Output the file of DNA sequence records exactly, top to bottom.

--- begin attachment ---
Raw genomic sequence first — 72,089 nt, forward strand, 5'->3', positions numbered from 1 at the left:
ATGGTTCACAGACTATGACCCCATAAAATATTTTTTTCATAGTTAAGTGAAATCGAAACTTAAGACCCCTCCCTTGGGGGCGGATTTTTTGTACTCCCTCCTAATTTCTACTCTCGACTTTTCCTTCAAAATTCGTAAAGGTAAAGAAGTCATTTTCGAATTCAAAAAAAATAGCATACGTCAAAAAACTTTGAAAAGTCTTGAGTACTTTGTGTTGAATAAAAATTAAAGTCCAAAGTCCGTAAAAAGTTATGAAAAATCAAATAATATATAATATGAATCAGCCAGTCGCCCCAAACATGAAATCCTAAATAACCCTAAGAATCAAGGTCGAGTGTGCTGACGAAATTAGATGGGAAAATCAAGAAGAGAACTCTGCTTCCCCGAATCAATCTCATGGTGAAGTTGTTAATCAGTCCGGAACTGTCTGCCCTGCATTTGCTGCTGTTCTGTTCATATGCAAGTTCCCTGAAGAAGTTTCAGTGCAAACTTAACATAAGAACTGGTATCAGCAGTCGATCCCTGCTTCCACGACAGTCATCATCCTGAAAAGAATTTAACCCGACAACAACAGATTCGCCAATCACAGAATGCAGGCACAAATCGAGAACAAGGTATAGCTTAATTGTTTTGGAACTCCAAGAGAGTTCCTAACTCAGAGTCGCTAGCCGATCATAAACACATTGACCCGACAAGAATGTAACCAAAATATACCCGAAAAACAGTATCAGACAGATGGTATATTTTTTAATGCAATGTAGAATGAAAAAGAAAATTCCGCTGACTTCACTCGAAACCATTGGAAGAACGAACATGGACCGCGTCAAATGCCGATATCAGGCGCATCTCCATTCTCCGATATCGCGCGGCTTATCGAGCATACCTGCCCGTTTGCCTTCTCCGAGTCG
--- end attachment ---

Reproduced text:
Raw genomic sequence first — 72,089 nt, forward strand, 5'->3', positions numbered from 1 at the left:
ATGGTTCACAGACTATGACCCCATAAAATATTTTTTTCATAGTTAAGTGAAATCGAAACTTAAGACCCCTCCCTTGGGGGCGGATTTTTTGTACTCCCTCCTAATTTCTACTCTCGACTTTTCCTTCAAAATTCGTAAAGGTAAAGAAGTCATTTTCGAATTCAAAAAAAATAGCATACGTCAAAAAACTTTGAAAAGTCTTGAGTACTTTGTGTTGAATAAAAATTAAAGTCCAAAGTCCGTAAAAAGTTATGAAAAATCAAATAATATATAATATGAATCAGCCAGTCGCCCCAAACATGAAATCCTAAATAACCCTAAGAATCAAGGTCGAGTGTGCTGACGAAATTAGATGGGAAAATCAAGAAGAGAACTCTGCTTCCCCGAATCAATCTCATGGTGAAGTTGTTAATCAGTCCGGAACTGTCTGCCCTGCATTTGCTGCTGTTCTGTTCATATGCAAGTTCCCTGAAGAAGTTTCAGTGCAAACTTAACATAAGAACTGGTATCAGCAGTCGATCCCTGCTTCCACGACAGTCATCATCCTGAAAAGAATTTAACCCGACAACAACAGATTCGCCAATCACAGAATGCAGGCACAAATCGAGAACAAGGTATAGCTTAATTGTTTTGGAACTCCAAGAGAGTTCCTAACTCAGAGTCGCTAGCCGATCATAAACACATTGACCCGACAAGAATGTAACCAAAATATACCCGAAAAACAGTATCAGACAGATGGTATATTTTTTAATGCAATGTAGAATGAAAAAGAAAATTCCGCTGACTTCACTCGAAACCATTGGAAGAACGAACATGGACCGCGTCAAATGCCGATATCAGGCGCATCTCCATTCTCCGATATCGCGCGGCTTATCGAGCATACCTGCCCGTTTGCCTTCTCCGAGTCG